Sometimes we remember random little events from our past that were seemingly irrelevant to the course of our lives, but upon further reflection we may find that they had a profound effect on us.
For me, that little event involves my favorite high school teacher, a fight with my best friend, and a Lindor truffle:
I had just opened my locker to find a note from my best friend (because that’s how you communicated with your friends in 2007) that left me feeling like I had been kicked in the stomach on a day that already felt like the worst of my life. I was very good at hiding how I really felt and had been carrying on quite an impressive positive face despite the darkness inside. That’s how most of high school passed for me. But I did my best to keep up that face and headed down to my sophomore English class with my all time favorite teacher. I was early and she was the only other person in the room.
My teacher seemed to know something was up, though no words were exchanged. She simply offered me a Lindor truffle- a rare treat, which I immediately accepted with gratitude, unwrapped with excitement, and opened my mouth to plop it in….. only to have it immediately plop right back into my hand after bouncing off the elastics on my braces that prevented me from opening my mouth even remotely wide enough to insert that delicious chocolaty goodness.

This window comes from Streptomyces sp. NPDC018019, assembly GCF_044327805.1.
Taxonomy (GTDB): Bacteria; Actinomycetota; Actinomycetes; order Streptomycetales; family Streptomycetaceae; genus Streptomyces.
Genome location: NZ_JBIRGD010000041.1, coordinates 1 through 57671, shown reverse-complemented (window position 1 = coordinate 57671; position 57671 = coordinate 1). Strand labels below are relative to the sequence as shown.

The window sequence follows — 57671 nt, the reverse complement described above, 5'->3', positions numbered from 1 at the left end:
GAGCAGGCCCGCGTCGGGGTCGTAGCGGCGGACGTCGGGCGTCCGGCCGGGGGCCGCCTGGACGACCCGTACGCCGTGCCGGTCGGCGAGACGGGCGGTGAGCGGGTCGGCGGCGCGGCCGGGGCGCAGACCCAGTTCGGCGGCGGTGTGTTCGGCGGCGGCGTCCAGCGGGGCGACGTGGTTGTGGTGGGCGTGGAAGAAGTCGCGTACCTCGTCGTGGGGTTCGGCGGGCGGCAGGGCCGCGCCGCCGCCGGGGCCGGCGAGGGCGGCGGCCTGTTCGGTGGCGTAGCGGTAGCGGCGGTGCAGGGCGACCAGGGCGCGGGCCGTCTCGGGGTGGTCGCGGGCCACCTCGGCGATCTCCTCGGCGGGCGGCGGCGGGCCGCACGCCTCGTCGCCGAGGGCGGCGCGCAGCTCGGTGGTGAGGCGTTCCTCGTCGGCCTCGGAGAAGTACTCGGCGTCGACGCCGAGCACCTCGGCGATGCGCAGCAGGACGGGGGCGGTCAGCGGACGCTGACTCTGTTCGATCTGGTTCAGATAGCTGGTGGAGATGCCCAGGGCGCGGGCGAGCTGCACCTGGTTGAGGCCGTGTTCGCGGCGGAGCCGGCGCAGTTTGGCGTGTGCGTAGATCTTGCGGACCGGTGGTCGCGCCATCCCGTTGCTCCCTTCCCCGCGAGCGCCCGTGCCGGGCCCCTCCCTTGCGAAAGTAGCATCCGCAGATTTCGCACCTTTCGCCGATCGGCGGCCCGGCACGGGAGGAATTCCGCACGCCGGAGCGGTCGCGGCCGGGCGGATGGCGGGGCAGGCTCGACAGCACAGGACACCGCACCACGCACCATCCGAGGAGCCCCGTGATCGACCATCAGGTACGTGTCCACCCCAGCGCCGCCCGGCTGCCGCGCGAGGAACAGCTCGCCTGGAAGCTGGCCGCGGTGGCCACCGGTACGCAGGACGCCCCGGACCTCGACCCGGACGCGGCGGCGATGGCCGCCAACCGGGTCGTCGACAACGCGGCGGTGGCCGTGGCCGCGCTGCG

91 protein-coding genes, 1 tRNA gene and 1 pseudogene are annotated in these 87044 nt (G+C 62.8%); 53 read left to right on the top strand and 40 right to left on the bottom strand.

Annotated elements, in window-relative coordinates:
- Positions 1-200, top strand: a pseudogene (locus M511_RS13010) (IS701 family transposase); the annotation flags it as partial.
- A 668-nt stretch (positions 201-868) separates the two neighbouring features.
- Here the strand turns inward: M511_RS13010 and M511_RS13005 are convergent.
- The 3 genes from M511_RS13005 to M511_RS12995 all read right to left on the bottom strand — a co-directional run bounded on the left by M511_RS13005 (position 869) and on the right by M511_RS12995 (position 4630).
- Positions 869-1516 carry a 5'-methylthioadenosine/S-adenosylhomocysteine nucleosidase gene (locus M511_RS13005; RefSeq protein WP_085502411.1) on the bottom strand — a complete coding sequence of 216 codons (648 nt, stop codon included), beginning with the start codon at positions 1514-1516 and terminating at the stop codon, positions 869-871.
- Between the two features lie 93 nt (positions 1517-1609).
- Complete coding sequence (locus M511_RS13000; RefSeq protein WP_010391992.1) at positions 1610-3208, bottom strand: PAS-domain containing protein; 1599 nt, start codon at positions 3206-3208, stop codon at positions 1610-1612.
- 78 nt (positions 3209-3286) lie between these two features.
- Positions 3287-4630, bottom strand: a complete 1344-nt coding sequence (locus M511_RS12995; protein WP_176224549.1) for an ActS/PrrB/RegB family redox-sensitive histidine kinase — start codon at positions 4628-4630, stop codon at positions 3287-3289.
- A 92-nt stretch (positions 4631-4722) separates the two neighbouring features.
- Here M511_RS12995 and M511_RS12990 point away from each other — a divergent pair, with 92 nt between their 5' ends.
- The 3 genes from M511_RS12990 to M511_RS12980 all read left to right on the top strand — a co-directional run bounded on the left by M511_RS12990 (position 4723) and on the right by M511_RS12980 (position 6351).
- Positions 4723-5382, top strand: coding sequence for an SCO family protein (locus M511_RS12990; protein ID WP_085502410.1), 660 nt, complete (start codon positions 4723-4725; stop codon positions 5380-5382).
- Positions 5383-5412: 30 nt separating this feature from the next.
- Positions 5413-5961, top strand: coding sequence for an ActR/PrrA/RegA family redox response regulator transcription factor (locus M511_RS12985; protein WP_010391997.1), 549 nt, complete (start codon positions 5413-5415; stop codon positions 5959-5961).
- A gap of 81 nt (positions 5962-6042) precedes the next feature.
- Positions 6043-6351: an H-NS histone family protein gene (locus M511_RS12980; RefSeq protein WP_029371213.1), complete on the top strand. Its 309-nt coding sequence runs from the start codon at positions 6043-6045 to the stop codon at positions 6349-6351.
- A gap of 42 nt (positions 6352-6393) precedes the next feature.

Pausing for the slightest moment, I looked up at my teacher apprehensively, afraid that she saw how idiotic I must have looked, and found her suppressing the slightest smile, causing me to let out a stifled giggle that resulted in a snort, followed by a full bellied laugh in reaction to the snort, so that when the first of my peers came in and asked why I was laughing, I was laughing too hard to explain. Every time I’ve eaten a Lindor truffle since that day, I’ve always thought of that moment and still find the corners of my mouth curving ever so slightly into a smile.
After composing myself, my best friend came in and took her usual seat right behind me with a shy smile of acknowledgement. I smiled back, knowing eventually we would be OK (and we are still close to this day). My teacher shot me one last smile before beginning class, but I never thanked her for the truffle and the lesson it taught me, because I didn’t learn it until now:
We cannot let pain prevent us from smiling. We cannot let hard times keep us from laughing. We must laugh in the face of it all- in spite of it all- because one day the memory of the smile will be worth 1000x more than the tears. The smallest moments can save you.
PS. I did eventually eat that truffle and it was heaven to my taste-buds.